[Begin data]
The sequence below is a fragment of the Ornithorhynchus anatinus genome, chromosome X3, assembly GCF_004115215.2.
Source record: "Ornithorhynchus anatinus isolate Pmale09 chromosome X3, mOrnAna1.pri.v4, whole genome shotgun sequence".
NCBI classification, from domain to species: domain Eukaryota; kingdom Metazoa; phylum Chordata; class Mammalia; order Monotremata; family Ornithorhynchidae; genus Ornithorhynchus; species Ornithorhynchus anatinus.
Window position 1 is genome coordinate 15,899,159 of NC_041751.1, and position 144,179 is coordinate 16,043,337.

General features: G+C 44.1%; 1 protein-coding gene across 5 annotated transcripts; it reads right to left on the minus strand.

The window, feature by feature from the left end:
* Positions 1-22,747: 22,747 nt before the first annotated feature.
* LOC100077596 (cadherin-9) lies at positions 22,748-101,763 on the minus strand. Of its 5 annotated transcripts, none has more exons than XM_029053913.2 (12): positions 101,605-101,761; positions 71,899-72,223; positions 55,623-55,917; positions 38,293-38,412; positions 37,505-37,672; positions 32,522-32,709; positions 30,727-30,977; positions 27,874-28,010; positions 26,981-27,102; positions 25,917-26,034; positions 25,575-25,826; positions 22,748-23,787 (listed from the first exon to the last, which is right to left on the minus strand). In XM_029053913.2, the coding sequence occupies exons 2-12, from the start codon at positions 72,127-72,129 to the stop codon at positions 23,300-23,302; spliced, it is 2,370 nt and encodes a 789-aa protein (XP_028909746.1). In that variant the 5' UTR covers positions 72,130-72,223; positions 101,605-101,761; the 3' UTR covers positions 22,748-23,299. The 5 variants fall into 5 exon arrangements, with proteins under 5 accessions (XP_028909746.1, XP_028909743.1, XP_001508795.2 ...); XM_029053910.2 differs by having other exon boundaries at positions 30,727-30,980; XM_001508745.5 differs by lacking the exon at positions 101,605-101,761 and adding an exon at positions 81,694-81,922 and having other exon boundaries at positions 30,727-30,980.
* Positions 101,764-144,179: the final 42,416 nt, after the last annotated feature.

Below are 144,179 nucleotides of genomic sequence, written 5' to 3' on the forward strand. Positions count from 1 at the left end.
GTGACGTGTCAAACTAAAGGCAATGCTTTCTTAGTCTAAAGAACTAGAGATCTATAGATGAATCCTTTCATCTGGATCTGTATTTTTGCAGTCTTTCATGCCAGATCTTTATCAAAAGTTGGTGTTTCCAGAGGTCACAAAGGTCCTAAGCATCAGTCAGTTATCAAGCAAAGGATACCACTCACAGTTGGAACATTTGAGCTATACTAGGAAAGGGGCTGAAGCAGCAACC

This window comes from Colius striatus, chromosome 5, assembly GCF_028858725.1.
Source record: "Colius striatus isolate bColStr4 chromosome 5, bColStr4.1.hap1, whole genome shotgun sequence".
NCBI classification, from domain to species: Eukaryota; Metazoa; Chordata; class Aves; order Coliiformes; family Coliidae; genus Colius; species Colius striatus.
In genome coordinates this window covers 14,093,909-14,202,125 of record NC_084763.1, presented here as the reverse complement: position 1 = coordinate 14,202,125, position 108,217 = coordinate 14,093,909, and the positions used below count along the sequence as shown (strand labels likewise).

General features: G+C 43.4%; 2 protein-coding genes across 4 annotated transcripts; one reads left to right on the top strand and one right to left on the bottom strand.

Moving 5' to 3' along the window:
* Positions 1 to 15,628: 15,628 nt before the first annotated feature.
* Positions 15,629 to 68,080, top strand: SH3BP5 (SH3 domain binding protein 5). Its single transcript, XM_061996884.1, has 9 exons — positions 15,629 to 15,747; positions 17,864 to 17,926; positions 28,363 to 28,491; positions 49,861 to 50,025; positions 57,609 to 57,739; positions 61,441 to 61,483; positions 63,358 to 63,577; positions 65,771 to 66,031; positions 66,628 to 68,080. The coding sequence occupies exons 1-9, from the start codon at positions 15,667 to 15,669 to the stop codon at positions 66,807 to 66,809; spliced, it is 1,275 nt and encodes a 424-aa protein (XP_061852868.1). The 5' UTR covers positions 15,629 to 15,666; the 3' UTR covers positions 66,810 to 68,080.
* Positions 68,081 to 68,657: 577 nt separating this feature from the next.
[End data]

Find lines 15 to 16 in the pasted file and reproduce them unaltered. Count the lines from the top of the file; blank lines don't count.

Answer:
In genome coordinates this window covers 14,093,909-14,202,125 of record NC_084763.1, presented here as the reverse complement: position 1 = coordinate 14,202,125, position 108,217 = coordinate 14,093,909, and the positions used below count along the sequence as shown (strand labels likewise).

General features: G+C 43.4%; 2 protein-coding genes across 4 annotated transcripts; one reads left to right on the top strand and one right to left on the bottom strand.